Since being reconstituted in 2007, Dinosaur Jr. has become one of the more dependable bands in the game. Their live shows are still pulverizing, there’s an energy that’s palpable on stage and on disc and, every three or four years, they will turn out a new set of tunes that somehow stand alone and feel utterly familiar.
J Mascis’ guitar and lyrical approach haven’t changed much since Green Mind in the early 1990s, but his ability to adapt his sound to remain so current and immediate is a wonder. One listen to “Goin’ Down” or “Tiny” and the listener is transported back to long-closed rock clubs on the East Coast, sucked in and transfixed by the sound that helped in part kill the excess of the 1980s.
But this isn’t all template work. The towering “I Walk for Miles” slows down the tempo and stomps through the record. At 5:35, it’s an epic pounding its way through the set, with Lou Barlow and Murph holding down the bottom end while Mascis shreds in the songs second half. It sounds like nothing else and sounds like it could only be Dinosaur Jr., which, again, is what has made this band so compelling for so long.
ONE-OFFS AND ARCHIVAL ALBUMS
Rich Robinson - “The Way Home”
Robinson released his fourth full solo album Flux this year, and it’s again full of the heavy guitars and rich textures that has defined the best of his music. As he has immersed himself into his solo career, he’s emerged freed of his past and happy to embrace what he’s done so well for so long. And on that path, he’s become a much more expressive singer, giving his new music its own character.
But it’s his musicianship and composition skills that will always be his mightiest hammer, and he wields it with a surprising power on “The Way Home,” the closing track to the excellent David Cobb compilation Southern Family. Beginning with an open recording of his solo guitar and slowly joined by gospel organ, he’s eventually joined by a choir that begins to sing with the full force of the church congregation.
Robinson has obviously written for soulful singers before, but to pull this together and so perfectly capture his gospel and Georgia roots was a move I couldn’t have expected. Maybe I should have. He’s always been happy to quietly stand to the side and let the music have center stage.
Jeff Buckley - You And I
Culled from one of his first trips into a recording studio after signing with Columbia, You and I finds Buckley nervously feeling out his new surroundings and his new career, chatting with the engineer and covering the likes of Bob Dylan, Sly Stone, Led Zeppelin and the Smiths, along with an early version of “Grace.” It’s a rare chance to be a true fly on the wall in one of the earliest moments of Buckley’s career, and it’s one more chance to appreciate his gift.
Temple of the Dog - Temple of the Dog (25th Anniversary Edition)
Painstakingly chronicling their only album, jamming the entire thing with alternate mixes, demos and outtakes, the supergroup born out of the grief over Andrew Wood’s loss got another shot in the spotlight with their comprehensive box set.
There’s more about that here, but it bears repeating that the HD mix on the enclosed Blu-Ray disc has a sound that is otherworldly. Even coming out of TV speakers, it’s as if the listener is on the other side of the glass in London Bridge Studios in Seattle, circa 1990.
Mother Love Bone - On Earth As It Is: The Complete Works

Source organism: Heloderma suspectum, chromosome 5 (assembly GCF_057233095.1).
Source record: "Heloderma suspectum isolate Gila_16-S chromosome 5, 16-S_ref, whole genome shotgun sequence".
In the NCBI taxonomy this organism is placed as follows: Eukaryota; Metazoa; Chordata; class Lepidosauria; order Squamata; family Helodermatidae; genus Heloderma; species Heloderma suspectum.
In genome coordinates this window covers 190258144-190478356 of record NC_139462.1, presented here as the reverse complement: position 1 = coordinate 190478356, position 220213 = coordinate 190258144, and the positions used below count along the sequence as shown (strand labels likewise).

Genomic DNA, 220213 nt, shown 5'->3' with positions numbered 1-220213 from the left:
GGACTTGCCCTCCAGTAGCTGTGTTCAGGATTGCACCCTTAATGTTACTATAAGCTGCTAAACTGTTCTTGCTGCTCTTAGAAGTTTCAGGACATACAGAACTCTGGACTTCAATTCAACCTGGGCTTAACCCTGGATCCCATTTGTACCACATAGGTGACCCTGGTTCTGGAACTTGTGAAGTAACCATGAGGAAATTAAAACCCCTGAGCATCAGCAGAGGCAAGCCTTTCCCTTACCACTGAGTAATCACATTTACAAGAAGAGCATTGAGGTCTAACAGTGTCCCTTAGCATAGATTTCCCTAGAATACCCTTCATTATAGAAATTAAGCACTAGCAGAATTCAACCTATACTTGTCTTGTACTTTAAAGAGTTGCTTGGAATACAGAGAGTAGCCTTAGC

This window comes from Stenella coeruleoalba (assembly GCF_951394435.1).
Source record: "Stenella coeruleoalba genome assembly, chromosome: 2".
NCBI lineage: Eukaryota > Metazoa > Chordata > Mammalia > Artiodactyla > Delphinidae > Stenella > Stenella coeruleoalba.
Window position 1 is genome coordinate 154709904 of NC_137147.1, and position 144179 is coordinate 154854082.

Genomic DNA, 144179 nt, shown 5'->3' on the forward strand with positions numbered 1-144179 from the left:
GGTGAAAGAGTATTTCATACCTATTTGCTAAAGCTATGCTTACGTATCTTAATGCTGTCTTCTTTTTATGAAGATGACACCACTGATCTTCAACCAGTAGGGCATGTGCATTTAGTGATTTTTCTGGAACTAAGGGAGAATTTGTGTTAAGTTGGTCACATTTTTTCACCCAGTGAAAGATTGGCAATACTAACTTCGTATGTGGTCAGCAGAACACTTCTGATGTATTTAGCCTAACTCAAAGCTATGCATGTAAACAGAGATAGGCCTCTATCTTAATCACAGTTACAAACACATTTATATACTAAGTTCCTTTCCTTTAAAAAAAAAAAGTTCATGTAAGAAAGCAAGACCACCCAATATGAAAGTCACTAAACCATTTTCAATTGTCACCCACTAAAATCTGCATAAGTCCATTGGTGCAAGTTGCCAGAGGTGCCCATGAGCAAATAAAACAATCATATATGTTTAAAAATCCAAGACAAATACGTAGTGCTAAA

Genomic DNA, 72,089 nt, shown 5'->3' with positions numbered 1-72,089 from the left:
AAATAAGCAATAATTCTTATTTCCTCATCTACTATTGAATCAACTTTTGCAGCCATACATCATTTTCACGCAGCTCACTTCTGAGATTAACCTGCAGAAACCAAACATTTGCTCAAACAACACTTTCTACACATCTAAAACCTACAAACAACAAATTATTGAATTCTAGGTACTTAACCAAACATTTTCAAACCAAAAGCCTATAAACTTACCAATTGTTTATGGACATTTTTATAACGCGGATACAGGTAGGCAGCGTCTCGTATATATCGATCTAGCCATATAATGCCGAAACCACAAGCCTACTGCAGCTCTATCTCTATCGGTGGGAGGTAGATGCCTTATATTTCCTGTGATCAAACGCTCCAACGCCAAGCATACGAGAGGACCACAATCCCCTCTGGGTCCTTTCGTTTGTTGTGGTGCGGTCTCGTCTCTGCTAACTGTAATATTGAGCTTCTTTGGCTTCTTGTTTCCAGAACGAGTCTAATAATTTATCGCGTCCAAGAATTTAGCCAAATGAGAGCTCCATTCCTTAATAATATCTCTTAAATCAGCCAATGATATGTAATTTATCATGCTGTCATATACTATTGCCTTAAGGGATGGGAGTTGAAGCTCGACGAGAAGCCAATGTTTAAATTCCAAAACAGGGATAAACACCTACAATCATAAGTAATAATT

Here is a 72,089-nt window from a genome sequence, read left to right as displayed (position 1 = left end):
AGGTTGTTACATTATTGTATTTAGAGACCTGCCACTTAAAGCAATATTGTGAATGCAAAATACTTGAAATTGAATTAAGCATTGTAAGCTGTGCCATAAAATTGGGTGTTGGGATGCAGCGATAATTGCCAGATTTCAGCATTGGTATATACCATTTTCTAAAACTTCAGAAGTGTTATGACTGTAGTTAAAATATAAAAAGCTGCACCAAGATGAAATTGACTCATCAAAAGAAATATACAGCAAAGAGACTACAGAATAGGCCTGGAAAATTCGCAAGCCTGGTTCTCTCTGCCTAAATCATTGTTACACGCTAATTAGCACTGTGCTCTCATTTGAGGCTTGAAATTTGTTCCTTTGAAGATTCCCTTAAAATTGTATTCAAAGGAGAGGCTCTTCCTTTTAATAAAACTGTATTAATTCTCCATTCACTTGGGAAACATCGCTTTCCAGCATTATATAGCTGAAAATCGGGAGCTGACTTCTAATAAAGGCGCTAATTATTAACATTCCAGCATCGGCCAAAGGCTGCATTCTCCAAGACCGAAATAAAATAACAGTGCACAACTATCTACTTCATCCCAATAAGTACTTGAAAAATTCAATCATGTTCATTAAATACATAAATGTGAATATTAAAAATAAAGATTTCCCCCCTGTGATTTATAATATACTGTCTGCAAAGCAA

Speaking of Andy Wood, his band got the thorough overhaul it’s deserved for so long on its own box set. Its three discs collect the band’s EP Shine and only LP Apple, along with more outtakes, demos and covers. It’s capped by a live take of Temple of the Dog paying tribute to “Stardog Champion” at Pearl Jam’s PJ20 Festival in 2011, and the DVD enclosed puts the video compilation Love Bone Earth Affair back into circulation for the first time since it’s 1993 VHS release.
Father John Misty’s Soundcloud page
In addition to debuting pop ditties like “Real Love Baby,” which sounds at once at home in the coffee house and on a 1970s AM dial, he occasionally posts compilations of his encore stage banter, fictional commercials sending up other popular bands of note and his rejected Pandora mix tape ads. Perhaps the crown jewel, though, is his “Maybe, Sweet One, You Won’t Have Nightmares Tonight,” a demented lullaby taken from The Late Show with Stephen Colbert. While he works on a new record to follow up last year’s devastating I Love You, Honeybear, it’s nice to see him having some fun.
MORE RECORDS I ENJOYED TO THIS YEAR
In alphabetical order out of fairness:
The Ballroom Thieves - Deadeye
Luther Dickinson - Blues & Ballads — A Folksinger’s Songbook, Vol. I & II
Led Zeppelin - The Complete BBC Sessions
Nice as Fuck - Nice as F**K
Pearl Jam - Live at Third Man Records
The Record Company - Give it Back to You
The Rolling Stones - Blue and Lonesome
Ty Segall - Emotional Mugger
Shovels & Rope - Little Seeds
Elliott Smith - Heaven Adores You
Warpaint - Heads Up
Wilco - Schmilco
AND A FINAL NOTE
Every year seems to end with the same synopsis — that this was a rough one and we can hope for a better year to come. But this year, specifically, was a drag to the goddamn bitter end. There was a rash of deaths, everyone seemed to have their own personal crises and tragedies and the country itself imploded until — well we know what happened there.
So things have been more bad than good, which is news to no one. Music can be healing and comforting and I spent most of my free time chasing that feeling, going to shows, meeting up with friends and trying to push as much positive energy out there as I could. For all those solitary moments with headphones, the greater memories come from seeing people I care about and slipping away for a couple of hours while some incredible band plies their trade on stage. Or from sending a playlist to a friend, or getting one back, or getting yet another recommendation for some incredible thing.
When music is really good, it brings people together. For the space of a song or the distance of a show, the nonsense fades to black and emotions take over. This year, more than most, this is what I looked for to get me through. And I had plenty of people helping me out along the way looking for something similar. So to all those artists and, more importantly, to all those people in real life, thank you.
E-mail Nick Tavares at firstname.lastname@example.org